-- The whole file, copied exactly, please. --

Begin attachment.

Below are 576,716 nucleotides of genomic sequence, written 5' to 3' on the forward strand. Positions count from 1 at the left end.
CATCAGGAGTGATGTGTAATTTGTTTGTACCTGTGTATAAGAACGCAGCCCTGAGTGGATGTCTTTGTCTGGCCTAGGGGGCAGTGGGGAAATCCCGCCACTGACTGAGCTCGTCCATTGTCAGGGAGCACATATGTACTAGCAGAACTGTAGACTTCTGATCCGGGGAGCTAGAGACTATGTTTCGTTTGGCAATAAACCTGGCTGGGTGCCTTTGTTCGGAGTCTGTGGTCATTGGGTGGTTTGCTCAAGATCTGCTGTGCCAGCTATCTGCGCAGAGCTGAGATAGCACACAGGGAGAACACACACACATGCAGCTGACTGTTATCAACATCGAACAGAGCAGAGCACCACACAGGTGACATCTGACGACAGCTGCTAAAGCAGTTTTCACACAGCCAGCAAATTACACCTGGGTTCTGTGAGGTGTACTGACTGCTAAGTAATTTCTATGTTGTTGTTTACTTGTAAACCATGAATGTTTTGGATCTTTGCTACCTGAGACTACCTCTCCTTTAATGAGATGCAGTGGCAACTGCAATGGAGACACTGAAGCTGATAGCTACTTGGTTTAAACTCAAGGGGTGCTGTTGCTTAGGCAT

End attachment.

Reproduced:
Below are 576,716 nucleotides of genomic sequence, written 5' to 3' on the forward strand. Positions count from 1 at the left end.
CATCAGGAGTGATGTGTAATTTGTTTGTACCTGTGTATAAGAACGCAGCCCTGAGTGGATGTCTTTGTCTGGCCTAGGGGGCAGTGGGGAAATCCCGCCACTGACTGAGCTCGTCCATTGTCAGGGAGCACATATGTACTAGCAGAACTGTAGACTTCTGATCCGGGGAGCTAGAGACTATGTTTCGTTTGGCAATAAACCTGGCTGGGTGCCTTTGTTCGGAGTCTGTGGTCATTGGGTGGTTTGCTCAAGATCTGCTGTGCCAGCTATCTGCGCAGAGCTGAGATAGCACACAGGGAGAACACACACACATGCAGCTGACTGTTATCAACATCGAACAGAGCAGAGCACCACACAGGTGACATCTGACGACAGCTGCTAAAGCAGTTTTCACACAGCCAGCAAATTACACCTGGGTTCTGTGAGGTGTACTGACTGCTAAGTAATTTCTATGTTGTTGTTTACTTGTAAACCATGAATGTTTTGGATCTTTGCTACCTGAGACTACCTCTCCTTTAATGAGATGCAGTGGCAACTGCAATGGAGACACTGAAGCTGATAGCTACTTGGTTTAAACTCAAGGGGTGCTGTTGCTTAGGCAT